4 Overview The Paired Peers Project Changing graduate recruitment markets: the opportunity trap Playing the ‘game’: using Bourdieu’s conceptual tools to examine processes of capital accumulation Knowing ‘what the game is’ Generating capitals through extra-curricular activities (ECAs) Generating capitals through internships Conclusions
5 The Paired Peers project Longitudinal study of students through undergraduate degree in England (2010-2013) Aims and objectives: To compare systematically the experiences of pairs of students from different social classes, studying the same subjects at two universities in the English same city 1: The traditional 'elite' University of Bristol (UoB) 2: The 'new' more teaching-focused University of the West of England (UWE). To identify the various kinds of capital students from different classes brought into their university experience (economic, social, cultural etc), and to explore the various types of capital they acquired over the three years. To examine differing processes of capital mobilisation and acquisition by students that may enhance future social positioning.
6 The opportunity trap Phil Brown and colleagues challenge the notion of a straightforward ‘graduate premium’ Instead a ‘global war for talent’
7 The war for talent in changing graduate recruitment markets Need for ‘positional advantage’ within the graduate recruitment market ‘(W)hile we can all be encouraged to do our best, we cannot all be the best’ (Brown 2003:144). ‘cashing in one’s opportunities requires access to scarce credentials, jobs and networks’ (Brown 2003: 150). ‘Ranking tournaments’ social structures of competition for prestigious graduate careers switch in emphasis from meritocracy to market place
8 Cont… Changing recruitment criteria (Brown and Hesketh 2004) paper qualifications just the preliminary stage first class degree from a first class university, and a first class CV and ‘soft skills’ as well. Increasing emphasis on ‘soft’ skills at the expense of ‘technical’ ones (Grugulis and Vincent (2009) - ‘‘good’ employees display the ‘right’ skills in acceptable and accepted ways’ (2009:600).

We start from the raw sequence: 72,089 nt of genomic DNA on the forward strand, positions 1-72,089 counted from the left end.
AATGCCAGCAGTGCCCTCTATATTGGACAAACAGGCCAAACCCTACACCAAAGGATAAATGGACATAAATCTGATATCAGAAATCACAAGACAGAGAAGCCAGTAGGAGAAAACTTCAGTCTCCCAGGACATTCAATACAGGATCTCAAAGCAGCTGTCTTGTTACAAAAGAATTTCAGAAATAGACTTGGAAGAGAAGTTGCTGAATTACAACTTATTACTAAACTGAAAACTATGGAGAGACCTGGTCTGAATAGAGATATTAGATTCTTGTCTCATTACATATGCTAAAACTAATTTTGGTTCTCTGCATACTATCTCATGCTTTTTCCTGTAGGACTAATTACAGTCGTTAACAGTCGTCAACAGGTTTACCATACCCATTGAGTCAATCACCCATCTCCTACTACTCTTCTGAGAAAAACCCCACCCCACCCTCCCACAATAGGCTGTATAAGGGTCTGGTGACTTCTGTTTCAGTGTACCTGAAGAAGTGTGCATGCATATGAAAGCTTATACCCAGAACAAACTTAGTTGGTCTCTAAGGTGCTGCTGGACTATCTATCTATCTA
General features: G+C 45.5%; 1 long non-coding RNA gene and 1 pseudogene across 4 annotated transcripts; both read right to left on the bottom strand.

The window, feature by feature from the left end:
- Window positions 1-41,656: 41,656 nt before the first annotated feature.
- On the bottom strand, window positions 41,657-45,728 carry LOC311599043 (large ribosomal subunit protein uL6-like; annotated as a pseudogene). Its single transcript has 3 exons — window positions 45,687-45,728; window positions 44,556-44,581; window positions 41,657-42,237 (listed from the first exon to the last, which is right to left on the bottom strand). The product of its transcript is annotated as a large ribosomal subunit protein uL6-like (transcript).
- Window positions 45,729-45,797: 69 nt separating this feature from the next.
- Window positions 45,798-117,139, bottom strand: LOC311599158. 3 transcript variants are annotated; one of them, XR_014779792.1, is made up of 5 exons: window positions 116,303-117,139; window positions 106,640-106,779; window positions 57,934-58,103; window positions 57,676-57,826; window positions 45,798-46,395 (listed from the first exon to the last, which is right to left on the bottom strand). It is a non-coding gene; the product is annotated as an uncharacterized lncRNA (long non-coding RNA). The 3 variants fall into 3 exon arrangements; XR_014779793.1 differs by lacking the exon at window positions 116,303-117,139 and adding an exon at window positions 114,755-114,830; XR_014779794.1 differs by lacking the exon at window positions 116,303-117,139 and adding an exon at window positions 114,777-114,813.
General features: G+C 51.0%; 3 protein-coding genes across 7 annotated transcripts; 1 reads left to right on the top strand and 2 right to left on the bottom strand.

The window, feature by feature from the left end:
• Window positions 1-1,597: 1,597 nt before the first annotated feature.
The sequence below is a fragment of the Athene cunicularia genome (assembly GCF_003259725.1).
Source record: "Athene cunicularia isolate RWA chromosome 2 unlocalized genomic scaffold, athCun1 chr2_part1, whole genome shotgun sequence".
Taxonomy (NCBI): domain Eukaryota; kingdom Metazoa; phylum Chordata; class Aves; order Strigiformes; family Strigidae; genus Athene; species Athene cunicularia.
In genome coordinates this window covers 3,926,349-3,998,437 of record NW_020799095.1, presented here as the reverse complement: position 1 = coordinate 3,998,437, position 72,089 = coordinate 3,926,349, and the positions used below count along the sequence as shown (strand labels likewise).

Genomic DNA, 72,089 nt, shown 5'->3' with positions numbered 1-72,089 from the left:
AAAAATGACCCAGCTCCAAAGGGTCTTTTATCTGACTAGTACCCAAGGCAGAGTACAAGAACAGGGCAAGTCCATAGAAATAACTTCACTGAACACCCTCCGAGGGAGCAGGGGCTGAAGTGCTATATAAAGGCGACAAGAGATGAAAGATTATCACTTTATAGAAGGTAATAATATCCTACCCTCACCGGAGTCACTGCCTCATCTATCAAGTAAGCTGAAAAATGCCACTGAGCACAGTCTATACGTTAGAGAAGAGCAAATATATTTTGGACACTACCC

9 Playing the game – using Bourdieu’s conceptual tools The need to acquire and mobilise resources in the form of ‘capitals’ (economic, cultural, social etc) that are valued in a particular ‘field’ of social action Agents are positioned in the field in dominant and dominated positions as a result of the capitals they possess Conscious and unconscious ‘strategising’ by agents in order to position themselves
10 Having a ‘feel’ for the game You can use the analogy of the game in order to say that a set of people take part in a rule- bound activity, an activity which, without necessarily being the product of obedience to rules, obeys certain regularities... Whoever wants to win this game, appropriate the stakes, catch the ball… must have a feel for the game, that is, a feel for the necessity and the logic of the game. (Bourdieu 1990: p.64)
11 Knowing ‘what the game is’ Our participants usually demonstrated a clear awareness of ‘the game’ of obtaining a much sought after graduate position. For example Garry: Going back a few years it seemed to be, a degree in anything is you know, but you got a 2:1 was a statement in itself about someone, (but now)…more and more people do go on to higher education and have degrees, whether almost that seems to, perhaps unfairly, water down what a degree is or how it’s regarded. I don’t know. It’s almost like sort of … market forces being a bit like, if there’s more of something that something becomes less valuable, like money in inflation. (Garry: W/C, UoB, History)